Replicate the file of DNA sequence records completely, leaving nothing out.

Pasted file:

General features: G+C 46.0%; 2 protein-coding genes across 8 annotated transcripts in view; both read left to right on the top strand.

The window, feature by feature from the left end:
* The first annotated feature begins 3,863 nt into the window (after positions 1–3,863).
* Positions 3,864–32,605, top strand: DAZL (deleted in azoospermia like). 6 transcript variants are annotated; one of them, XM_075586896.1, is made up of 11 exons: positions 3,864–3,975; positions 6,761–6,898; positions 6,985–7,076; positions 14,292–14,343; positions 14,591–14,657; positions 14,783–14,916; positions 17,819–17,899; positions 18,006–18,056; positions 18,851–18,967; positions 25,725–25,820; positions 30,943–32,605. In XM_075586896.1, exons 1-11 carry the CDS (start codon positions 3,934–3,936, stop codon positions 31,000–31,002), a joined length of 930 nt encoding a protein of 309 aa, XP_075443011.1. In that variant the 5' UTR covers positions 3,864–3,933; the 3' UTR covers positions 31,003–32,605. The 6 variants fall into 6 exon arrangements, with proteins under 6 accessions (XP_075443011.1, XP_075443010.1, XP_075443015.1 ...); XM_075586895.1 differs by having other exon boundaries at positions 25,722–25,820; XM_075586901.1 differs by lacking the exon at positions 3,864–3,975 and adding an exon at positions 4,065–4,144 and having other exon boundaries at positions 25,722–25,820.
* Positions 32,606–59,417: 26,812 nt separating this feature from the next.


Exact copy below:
General features: G+C 46.0%; 2 protein-coding genes across 8 annotated transcripts in view; both read left to right on the top strand.

The window, feature by feature from the left end:
* The first annotated feature begins 3,863 nt into the window (after positions 1–3,863).
* Positions 3,864–32,605, top strand: DAZL (deleted in azoospermia like). 6 transcript variants are annotated; one of them, XM_075586896.1, is made up of 11 exons: positions 3,864–3,975; positions 6,761–6,898; positions 6,985–7,076; positions 14,292–14,343; positions 14,591–14,657; positions 14,783–14,916; positions 17,819–17,899; positions 18,006–18,056; positions 18,851–18,967; positions 25,725–25,820; positions 30,943–32,605. In XM_075586896.1, exons 1-11 carry the CDS (start codon positions 3,934–3,936, stop codon positions 31,000–31,002), a joined length of 930 nt encoding a protein of 309 aa, XP_075443011.1. In that variant the 5' UTR covers positions 3,864–3,933; the 3' UTR covers positions 31,003–32,605. The 6 variants fall into 6 exon arrangements, with proteins under 6 accessions (XP_075443011.1, XP_075443010.1, XP_075443015.1 ...); XM_075586895.1 differs by having other exon boundaries at positions 25,722–25,820; XM_075586901.1 differs by lacking the exon at positions 3,864–3,975 and adding an exon at positions 4,065–4,144 and having other exon boundaries at positions 25,722–25,820.
* Positions 32,606–59,417: 26,812 nt separating this feature from the next.